Chemotherapy

Chemotherapy uses drugs to kill cancer cells, and it is used along with radiation therapy and hormonal therapy. Chemotherapy is given either before or during surgery.

Radiation Therapy

Radiation therapy uses high-energy x-rays to destroy cancer cells. The area where the tumor was removed is carefully mapped out so that only the affected areas receive radiation. Radiation therapy is usually given after surgery.

Hormone Therapy

Hormone therapy uses hormones to treat cancer. Hormones are natural substances in our bodies that regulate certain functions like growth, development, reproduction, moods, and metabolism. For example, estrogen regulates menstruation, pregnancy, bone density, and breast size. Progesterone helps prepare the lining of the uterus.

Targeted Therapies

Targeted therapies are medications explicitly designed to target specific molecules involved in cancer. Targeted therapies can be used alone or in combination with traditional treatments. Some examples include:

• Herceptin: Used to treat HER2-positive tumors.

• Avastin: Used to treat advanced colon cancer.

• Tarceva: Used to treat lung cancer.

How quickly does endometrial cancer grow?

On average, it takes about one year for endometrial cancer to spread throughout the body.

Is endometrial cancer slow-growing cancer?

No. Endometrial cancer is not slow-growing cancer. It grows very fast and spreads quickly.

Can you prevent endometrial cancer?

Yes! There are many things you can do to help reduce your risk of developing endometrial cancer. These include:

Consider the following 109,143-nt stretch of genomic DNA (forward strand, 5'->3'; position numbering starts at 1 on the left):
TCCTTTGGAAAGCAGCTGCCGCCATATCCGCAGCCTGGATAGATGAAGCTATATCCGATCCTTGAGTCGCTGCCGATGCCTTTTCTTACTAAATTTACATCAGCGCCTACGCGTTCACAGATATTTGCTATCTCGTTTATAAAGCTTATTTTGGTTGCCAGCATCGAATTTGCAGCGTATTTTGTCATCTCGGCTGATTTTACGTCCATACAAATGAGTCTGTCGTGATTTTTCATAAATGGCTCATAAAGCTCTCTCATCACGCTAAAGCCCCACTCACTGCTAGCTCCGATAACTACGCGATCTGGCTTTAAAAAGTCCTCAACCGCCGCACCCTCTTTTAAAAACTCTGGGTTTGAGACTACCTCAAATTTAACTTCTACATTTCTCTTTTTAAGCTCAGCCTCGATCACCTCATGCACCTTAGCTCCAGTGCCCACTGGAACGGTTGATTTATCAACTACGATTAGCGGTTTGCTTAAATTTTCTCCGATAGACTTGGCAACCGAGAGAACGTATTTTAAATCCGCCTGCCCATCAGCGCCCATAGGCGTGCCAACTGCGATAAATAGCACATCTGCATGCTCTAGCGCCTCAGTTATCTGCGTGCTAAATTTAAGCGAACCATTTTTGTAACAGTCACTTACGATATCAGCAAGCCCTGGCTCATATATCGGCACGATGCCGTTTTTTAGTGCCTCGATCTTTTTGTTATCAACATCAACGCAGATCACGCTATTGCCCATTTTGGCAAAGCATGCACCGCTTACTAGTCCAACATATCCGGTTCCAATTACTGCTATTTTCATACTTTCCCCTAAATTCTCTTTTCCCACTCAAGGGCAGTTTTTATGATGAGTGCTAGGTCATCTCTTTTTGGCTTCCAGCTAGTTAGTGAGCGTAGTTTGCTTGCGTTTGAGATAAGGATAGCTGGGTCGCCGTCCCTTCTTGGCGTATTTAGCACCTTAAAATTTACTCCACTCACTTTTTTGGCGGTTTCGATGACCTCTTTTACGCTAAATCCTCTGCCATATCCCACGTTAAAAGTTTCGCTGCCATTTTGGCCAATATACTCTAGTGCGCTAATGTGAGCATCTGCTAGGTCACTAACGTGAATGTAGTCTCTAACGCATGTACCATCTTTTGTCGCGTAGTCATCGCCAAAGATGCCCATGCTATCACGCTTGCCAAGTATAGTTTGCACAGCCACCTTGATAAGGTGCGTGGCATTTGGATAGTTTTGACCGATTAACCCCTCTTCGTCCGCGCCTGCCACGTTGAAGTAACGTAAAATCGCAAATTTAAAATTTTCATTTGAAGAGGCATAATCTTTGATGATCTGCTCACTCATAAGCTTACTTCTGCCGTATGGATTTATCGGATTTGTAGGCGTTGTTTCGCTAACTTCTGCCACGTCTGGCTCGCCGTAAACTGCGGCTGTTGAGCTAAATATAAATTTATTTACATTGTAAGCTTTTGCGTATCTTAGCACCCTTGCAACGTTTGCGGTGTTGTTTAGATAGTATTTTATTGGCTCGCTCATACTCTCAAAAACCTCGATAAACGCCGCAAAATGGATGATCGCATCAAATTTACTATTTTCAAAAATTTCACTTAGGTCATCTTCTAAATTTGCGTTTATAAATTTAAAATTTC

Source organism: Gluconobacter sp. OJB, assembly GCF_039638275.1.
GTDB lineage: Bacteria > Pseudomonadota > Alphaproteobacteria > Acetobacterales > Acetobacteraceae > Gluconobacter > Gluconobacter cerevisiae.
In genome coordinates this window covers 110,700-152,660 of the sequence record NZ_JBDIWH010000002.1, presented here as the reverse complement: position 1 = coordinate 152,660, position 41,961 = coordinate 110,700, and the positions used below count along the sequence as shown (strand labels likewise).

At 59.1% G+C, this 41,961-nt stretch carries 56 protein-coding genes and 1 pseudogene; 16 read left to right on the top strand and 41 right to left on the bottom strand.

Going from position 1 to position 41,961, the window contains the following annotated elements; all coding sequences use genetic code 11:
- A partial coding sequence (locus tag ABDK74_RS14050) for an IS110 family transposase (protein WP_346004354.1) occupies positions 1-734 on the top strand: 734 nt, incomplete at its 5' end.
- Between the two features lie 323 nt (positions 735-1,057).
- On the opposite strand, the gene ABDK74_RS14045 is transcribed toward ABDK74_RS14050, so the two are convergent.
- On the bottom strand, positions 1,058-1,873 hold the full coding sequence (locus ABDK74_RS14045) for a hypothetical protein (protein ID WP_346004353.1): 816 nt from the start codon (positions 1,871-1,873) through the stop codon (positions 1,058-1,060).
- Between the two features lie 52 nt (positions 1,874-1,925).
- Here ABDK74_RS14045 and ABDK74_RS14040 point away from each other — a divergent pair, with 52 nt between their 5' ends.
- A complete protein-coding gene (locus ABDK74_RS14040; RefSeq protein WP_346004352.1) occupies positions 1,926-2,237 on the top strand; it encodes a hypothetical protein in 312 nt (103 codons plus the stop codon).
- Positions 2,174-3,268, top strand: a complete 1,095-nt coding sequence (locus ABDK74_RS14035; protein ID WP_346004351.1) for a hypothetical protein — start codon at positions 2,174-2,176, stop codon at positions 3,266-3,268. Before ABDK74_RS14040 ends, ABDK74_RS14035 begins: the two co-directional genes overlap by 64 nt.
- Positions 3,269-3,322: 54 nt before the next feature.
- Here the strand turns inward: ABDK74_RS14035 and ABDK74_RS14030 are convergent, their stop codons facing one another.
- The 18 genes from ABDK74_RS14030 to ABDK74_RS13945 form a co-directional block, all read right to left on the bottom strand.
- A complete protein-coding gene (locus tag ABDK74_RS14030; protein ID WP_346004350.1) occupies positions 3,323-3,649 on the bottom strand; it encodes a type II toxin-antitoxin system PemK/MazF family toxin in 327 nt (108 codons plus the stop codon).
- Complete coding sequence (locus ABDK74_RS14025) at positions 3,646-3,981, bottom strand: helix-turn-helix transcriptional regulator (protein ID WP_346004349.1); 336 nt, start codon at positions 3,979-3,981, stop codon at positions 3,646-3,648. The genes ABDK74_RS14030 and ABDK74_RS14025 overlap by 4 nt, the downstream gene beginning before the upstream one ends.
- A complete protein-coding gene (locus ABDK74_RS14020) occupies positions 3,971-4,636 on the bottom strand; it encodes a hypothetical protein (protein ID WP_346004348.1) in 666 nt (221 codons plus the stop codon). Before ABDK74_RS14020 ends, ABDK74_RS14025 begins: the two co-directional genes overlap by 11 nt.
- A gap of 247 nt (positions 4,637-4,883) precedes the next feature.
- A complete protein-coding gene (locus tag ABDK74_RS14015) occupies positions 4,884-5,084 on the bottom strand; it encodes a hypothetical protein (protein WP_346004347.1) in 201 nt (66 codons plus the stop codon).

1) Avoiding obesity. Being overweight increases your chances of developing endometrial cancer by 50%.

2) Eating healthy foods. Eat plenty of fruits and vegetables. They contain antioxidants that protect against cell damage.

3) Exercise regularly. Regular exercise reduces your risk of heart disease and diabetes and lowers your stress levels.

4) Not smoking. Smoking increases your chance of developing endometrial cancer by 30%.

5) Having regular checkups. Your doctor will screen you for endometrial cancer every year, starting at age 35.

6) Taking birth control pills. Birth control pills decrease your risk of getting endometrial cancer by 60% if taken correctly. Please make sure you take them exactly as prescribed.

7) Getting an annual Pap smear. This test screens for cervical cancer. If you have been sexually active with multiple partners, ask your doctor how often you should get screened.

8)HPV is the virus that causes genital warts and other cancers such as anal cancer. Condoms help reduce your risk of contracting HPV.

9) Reducing alcohol consumption. Alcohol use raises your risk of developing endometrial cancer.

Can endometrial cancer come back after hysterectomy?

Yes. A small percentage of women who have had their uterus removed because of endometrial cancer will develop recurrent disease. Recurrent disease means that cancer comes back somewhere else in the body.

How common is endometrial cancer?

Endometrial cancer occurs more frequently among older women than younger women. According to the American Cancer Society, about 40,000 new cases of endometrial cancer occur each year, and about 12,000 people die from this type of cancer every year.

Conclusion

Thus being careful and vigilant after a certain age will help tackle diseases. Women must be prudent and go for frequent checking with Gynecologists to rectify any problems associated with their bodies.